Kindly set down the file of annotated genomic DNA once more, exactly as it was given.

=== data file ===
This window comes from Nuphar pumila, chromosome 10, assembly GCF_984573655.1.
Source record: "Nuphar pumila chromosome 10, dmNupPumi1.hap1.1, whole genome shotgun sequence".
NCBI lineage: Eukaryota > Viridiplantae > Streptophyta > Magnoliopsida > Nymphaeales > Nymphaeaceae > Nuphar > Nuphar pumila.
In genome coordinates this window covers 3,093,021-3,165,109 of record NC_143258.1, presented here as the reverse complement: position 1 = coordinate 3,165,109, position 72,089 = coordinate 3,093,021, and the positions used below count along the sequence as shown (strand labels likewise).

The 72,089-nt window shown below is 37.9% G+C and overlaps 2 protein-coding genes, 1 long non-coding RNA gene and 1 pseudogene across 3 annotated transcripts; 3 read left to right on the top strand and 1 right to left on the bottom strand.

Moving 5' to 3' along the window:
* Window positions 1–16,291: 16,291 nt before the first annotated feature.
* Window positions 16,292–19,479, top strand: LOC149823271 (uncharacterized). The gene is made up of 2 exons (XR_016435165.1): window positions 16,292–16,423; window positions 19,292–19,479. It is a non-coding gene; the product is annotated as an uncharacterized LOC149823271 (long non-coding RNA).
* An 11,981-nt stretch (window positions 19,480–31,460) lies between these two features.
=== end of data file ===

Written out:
This window comes from Nuphar pumila, chromosome 10, assembly GCF_984573655.1.
Source record: "Nuphar pumila chromosome 10, dmNupPumi1.hap1.1, whole genome shotgun sequence".
NCBI lineage: Eukaryota > Viridiplantae > Streptophyta > Magnoliopsida > Nymphaeales > Nymphaeaceae > Nuphar > Nuphar pumila.
In genome coordinates this window covers 3,093,021-3,165,109 of record NC_143258.1, presented here as the reverse complement: position 1 = coordinate 3,165,109, position 72,089 = coordinate 3,093,021, and the positions used below count along the sequence as shown (strand labels likewise).

The 72,089-nt window shown below is 37.9% G+C and overlaps 2 protein-coding genes, 1 long non-coding RNA gene and 1 pseudogene across 3 annotated transcripts; 3 read left to right on the top strand and 1 right to left on the bottom strand.

Moving 5' to 3' along the window:
* Window positions 1–16,291: 16,291 nt before the first annotated feature.
* Window positions 16,292–19,479, top strand: LOC149823271 (uncharacterized). The gene is made up of 2 exons (XR_016435165.1): window positions 16,292–16,423; window positions 19,292–19,479. It is a non-coding gene; the product is annotated as an uncharacterized LOC149823271 (long non-coding RNA).
* An 11,981-nt stretch (window positions 19,480–31,460) lies between these two features.